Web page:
Extract from oral history of Tom Fitzgerald by Ken Inglis
John Curtin Prime Ministerial Library. Records
of the National Library of Australia. Interview of Tom Fitzgerald, 01/02/1988 - 3/09/1988. JCPML00658/1. Original held by National Library of Australia
I came across, many years ago, a passage in what is almost certainly
Thomas Hardy’s own reminiscences of his early life, though they
are under the name of his second wife, Florence. In which it is said that
he, Thomas Hardy, in his boyhood was 'of an ecstatic temperament'. Ecstatic
temperament. And I thought, 'Well, mutatis mutandis, that certainly
goes for me too.'
I was continually excited by things like that. Music. And there was that
heavy English orientation to it all....it’s been a succession of
enthusiasms, one’s reading. I’m sure that goes for everybody,
one after another. You take up somebody, exhaust that person and then
move onto somebody else. And, oh goodness, we’ve all had phases.
You don’t dump them, you don’t reject, or usually you don’t
reject an author you’ve been excited by but you pass on to others.
And...among my age of enthusiasms in creative literature was certainly
James Joyce of whom I had a taste even as an undergraduate though his
Ulysses was banned but I’d seen sufficient of it to realise
that it was an engrossing book for me with my Irish Catholic background.
James Joyce. Gerard Manley Hopkins for a great part of my life, even from
schooldays. Again I think you might say an ecstatic kind of person. My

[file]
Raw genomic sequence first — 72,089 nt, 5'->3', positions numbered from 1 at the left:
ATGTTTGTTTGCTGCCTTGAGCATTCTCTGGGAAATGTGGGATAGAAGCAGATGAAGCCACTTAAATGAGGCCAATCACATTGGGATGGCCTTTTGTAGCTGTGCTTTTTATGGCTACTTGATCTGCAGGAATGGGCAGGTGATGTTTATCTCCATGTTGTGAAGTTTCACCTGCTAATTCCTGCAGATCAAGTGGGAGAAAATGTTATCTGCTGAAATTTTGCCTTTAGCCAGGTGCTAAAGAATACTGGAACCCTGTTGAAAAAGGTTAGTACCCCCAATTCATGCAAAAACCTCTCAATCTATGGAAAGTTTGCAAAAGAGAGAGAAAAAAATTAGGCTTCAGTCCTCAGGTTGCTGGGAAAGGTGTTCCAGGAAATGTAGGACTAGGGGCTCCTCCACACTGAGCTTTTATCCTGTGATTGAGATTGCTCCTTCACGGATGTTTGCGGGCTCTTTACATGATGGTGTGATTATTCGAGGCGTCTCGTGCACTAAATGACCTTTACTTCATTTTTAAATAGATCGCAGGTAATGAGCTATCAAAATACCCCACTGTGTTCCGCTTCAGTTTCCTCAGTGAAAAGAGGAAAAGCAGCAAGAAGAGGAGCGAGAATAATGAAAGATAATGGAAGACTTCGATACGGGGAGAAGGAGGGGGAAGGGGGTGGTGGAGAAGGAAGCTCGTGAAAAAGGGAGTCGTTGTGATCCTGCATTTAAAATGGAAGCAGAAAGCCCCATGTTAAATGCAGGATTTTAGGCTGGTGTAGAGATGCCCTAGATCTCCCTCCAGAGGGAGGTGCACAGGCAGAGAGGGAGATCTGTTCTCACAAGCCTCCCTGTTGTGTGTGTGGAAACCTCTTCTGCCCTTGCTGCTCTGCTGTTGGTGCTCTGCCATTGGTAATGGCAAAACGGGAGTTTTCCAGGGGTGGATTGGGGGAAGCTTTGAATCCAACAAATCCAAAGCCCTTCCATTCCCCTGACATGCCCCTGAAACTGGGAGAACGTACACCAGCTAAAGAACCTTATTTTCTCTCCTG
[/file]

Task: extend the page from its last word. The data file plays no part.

last long relationship with Hopkins was in 1973-4 while I was working
on the minerals...minerals report with Mr Connor. I had books of his,
not only his verse but his letters and his...his prose and I found them
the ideal relaxation while I was working on that report...
Just as I was leaving school TS Eliot…was unquestionably the biggest
impact on my adolescence. 1936. I’m not sure whether The Waste
Land or Murder in the Cathedral came first. The juxtaposition
of the two was fascinating. Murder in the Cathedral had a nice
rhetorical attractiveness. I can still rattle off passages. 'I see nothing
quite conclusive in the art of temporal government but violence, duplicity
and frequent malversation.' 'Kings rule or barons rule, the strong man
strongly, the weak man by caprice and the steadfast can manipulate the
greed and lust of others, the feeble is devoured by his own.'
That sort of stuff was good to a youth but much more important were his
earlier poems. And I was never able to resolve the initial conflict in
his Four Quartets. The opening passage, 'Time present and time
past are both perhaps present in time future' and so on. That passage
I’ve pondered over many times and looked up all the authorities
and I’m sorry to say, in my humble opinion, they dodge it. They
don’t offer an explanation of what he meant. With one possible exception,